Splitit & MongoDB Atlas: Racing to Capture a Global Opportunity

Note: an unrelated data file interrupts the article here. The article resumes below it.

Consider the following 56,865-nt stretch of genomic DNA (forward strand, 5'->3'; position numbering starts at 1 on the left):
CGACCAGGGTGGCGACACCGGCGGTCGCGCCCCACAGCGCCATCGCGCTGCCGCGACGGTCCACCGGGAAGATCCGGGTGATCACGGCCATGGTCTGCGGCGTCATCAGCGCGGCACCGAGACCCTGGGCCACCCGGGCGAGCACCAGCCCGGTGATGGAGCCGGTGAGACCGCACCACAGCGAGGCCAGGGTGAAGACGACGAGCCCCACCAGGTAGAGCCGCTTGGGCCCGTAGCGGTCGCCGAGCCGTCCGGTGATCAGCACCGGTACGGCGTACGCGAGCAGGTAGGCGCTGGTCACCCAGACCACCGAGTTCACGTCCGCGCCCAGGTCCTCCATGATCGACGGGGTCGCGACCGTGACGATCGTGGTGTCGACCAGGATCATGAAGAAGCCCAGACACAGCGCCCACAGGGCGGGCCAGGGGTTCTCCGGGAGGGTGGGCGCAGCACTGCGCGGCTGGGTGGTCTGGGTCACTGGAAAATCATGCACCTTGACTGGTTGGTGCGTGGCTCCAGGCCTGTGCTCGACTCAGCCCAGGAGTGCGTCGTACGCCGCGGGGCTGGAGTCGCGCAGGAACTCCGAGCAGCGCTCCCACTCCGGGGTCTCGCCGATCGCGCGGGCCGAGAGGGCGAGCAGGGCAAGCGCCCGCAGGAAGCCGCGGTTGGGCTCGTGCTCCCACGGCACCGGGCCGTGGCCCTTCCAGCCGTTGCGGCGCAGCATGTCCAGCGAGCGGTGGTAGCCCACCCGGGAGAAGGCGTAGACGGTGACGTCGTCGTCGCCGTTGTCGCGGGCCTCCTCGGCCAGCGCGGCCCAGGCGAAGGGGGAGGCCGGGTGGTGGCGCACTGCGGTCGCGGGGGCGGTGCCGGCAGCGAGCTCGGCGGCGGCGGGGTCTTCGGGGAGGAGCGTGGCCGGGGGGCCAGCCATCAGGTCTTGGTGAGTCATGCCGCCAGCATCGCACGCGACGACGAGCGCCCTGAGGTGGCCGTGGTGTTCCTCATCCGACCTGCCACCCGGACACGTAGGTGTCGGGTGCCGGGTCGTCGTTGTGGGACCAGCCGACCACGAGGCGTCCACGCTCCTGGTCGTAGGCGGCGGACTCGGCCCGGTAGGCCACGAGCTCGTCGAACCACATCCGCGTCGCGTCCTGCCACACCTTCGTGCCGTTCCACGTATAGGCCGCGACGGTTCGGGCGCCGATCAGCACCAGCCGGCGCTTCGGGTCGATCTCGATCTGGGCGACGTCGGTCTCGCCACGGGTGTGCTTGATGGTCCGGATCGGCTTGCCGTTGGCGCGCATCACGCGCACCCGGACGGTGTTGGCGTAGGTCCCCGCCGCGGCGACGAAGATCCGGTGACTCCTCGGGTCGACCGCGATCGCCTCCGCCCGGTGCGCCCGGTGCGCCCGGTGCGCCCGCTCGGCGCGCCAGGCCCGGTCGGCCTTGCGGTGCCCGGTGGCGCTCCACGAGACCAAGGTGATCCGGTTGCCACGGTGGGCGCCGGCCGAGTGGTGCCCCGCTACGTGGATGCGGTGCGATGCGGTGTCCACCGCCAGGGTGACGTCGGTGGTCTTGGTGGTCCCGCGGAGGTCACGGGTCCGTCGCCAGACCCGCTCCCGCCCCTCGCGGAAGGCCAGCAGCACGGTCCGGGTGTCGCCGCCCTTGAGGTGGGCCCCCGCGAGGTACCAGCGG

Splitit is a global payment solution that allows businesses to offer installment plans for their customers. Unlike with other buy now, pay later (BNPL) solutions, Splitit shoppers can split their online purchases into monthly installments by using their existing credit, without the need for registration, application, or approval. “We have a very different proposition than others in this space,” says Splitit’s CTO, Ran Landau. “We’re not a financing company. We utilize the customer’s existing credit card arrangement, which allows us to accommodate smaller average deal values and a broader range of installment schedules.” Splitit works with online retailers across all market sectors and diverse price points, and recently raised $71.5 million in investment to fund global expansion. Following its IPO in January 2019, the business had seen strong growth as more consumers moved from brick and mortar to ecommerce. Then COVID-19 hit, and online shopping boomed. Landau recognized that the company needed to quickly scale its infrastructure in order to capture this large opportunity. The Need for Speed Landau joined Splitit in May 2019 and worked to modernize the company’s infrastructure. At the time, the team was using a traditional relational database. “As tech leaders, we need to make the right decision,” he says. “When I came to Splitit, I knew I needed a powerful NoSQL server so that my developers could develop faster and so that we could scale – both things that our relational databases were failing to deliver.” In the interest of getting up and running quickly, Ran’s team thought that they could move faster using a cloud-provider database that mimicked MongoDB functionality. He had used MongoDB before and saw that this solution offered the same drivers he was familiar with and claimed compatibility with MongoDB 3.6. Initially, the new solution seemed fine. But as the team started to migrate more data into the database, however, Landau noticed a few missing features. Scripts for moving documents from one collection to another were failing, and overall performance was deteriorating. The application became slow and unresponsive even though the load on the database was normal. “We were having issues with small things, like renaming collections. I couldn’t search or navigate through documents easily,” recalls Landau. Offline Database: A Breaking Point Then one day, the application was unable to communicate with the database for 20 minutes, and when the database finally came back online, something wasn’t right. Landau contacted support, but the experience was not very helpful. “We were not pleased with the response from the database vendor,” he explains. “They insisted that the issue was on our side. It wasn’t so collaborative.” Fortunately, he had taken a snapshot of the data so Splitit was able to revert back to an earlier point in time. But the incident was troubling. Other teams also had been complaining about how difficult it was to debug problems and connect to the database successfully. Landau knew he needed to find a better solution as soon as possible. MongoDB Atlas: A Reliable, Scalable Solution Landau believed that MongoDB was still the right choice for Splitit, and investigated whether the company offered a cloud solution. He discovered MongoDB Atlas and decided to give it a try. “The migration to MongoDB Atlas was so simple. I exported whatever data I had, then imported it into the new cluster. I changed the connection strings and set up VPC peering in all of my environments,” says Landau. “It was incredibly easy.” Not only was MongoDB Atlas built on actual MongoDB database software, but it was also secure, easy to use, and offered valuable features such as Performance Advisor . “It can tell you which indexes need to be built to increase speed. It’s such a powerful tool — you don’t need to think; it analyzes everything for you,” explains Landau. Another great feature was auto-scaling. “My biggest concern as I scale is that things keep working. I don’t have to stop, evaluate, and maintain the components in my system,” says Landau. “If we go back to doing database operations, we can’t build new features to grow the business.” Auto-archival Made Easy with Online Archive As a business in the financial services industry, Splitit needs to comply with various regulations, including PCI DSS . A key requirement is logging every transaction and storing it for auditing purposes. For Splitit, that adds up to millions of logs per day. Landau knew that storing this data in the operational database was not a cost-effective, long-term solution, so he initially used an AWS Lambda function to move batches of logs older than 30 days from one collection to another periodically. A few months ago, he discovered Online Archive , a new feature released at MongoDB.live in June 2020. With it, Landau was able to define a simple rule for archiving data from a cluster into a more cost-effective storage layer and let Atlas automatically handle the data movement. “The gem of our transition to Atlas was finding Online Archive,” says Landau. “There’s no scripting involved and I don’t have to worry about my aging data. I can store years of logs and know that it’s always available if I need it.” Online Archive gives me the flexibility to store all of my data without incurring high costs, and feel safe that I won't lose it. It's the perfect solution. Ran Landau, CTO, Splitit With federated queries, the team can also easily analyze the data stored in both the cluster and the Online Archive for a variety of use cases. Ready for Hypergrowth and Beyond Looking back, Landau admits that he learned his lesson. In trying to move quickly, he selected a solution that appeared to work like MongoDB, but ultimately paid the price in reliability, features, and scalability. You wouldn't buy a fake shirt. You wouldn't buy fake shoes. Why buy a fake database? MongoDB Atlas is the real thing. Ran Landau, CTO, Splitit Landau is confident that his investment in MongoDB puts in place a core building block for the business’ continued success. With a fully managed solution, his team can focus on building features that differentiate Splitit from competitors to capture more of the market. “We saw our growth triple in March due to COVID-19, but the sector as a whole is expanding,” he says. “Our technology is patent protected. Everything we build moving forward will be on MongoDB. As a company that’s scaling rapidly, the most important thing is not having to worry about my scaling. MongoDB Atlas takes care of everything.”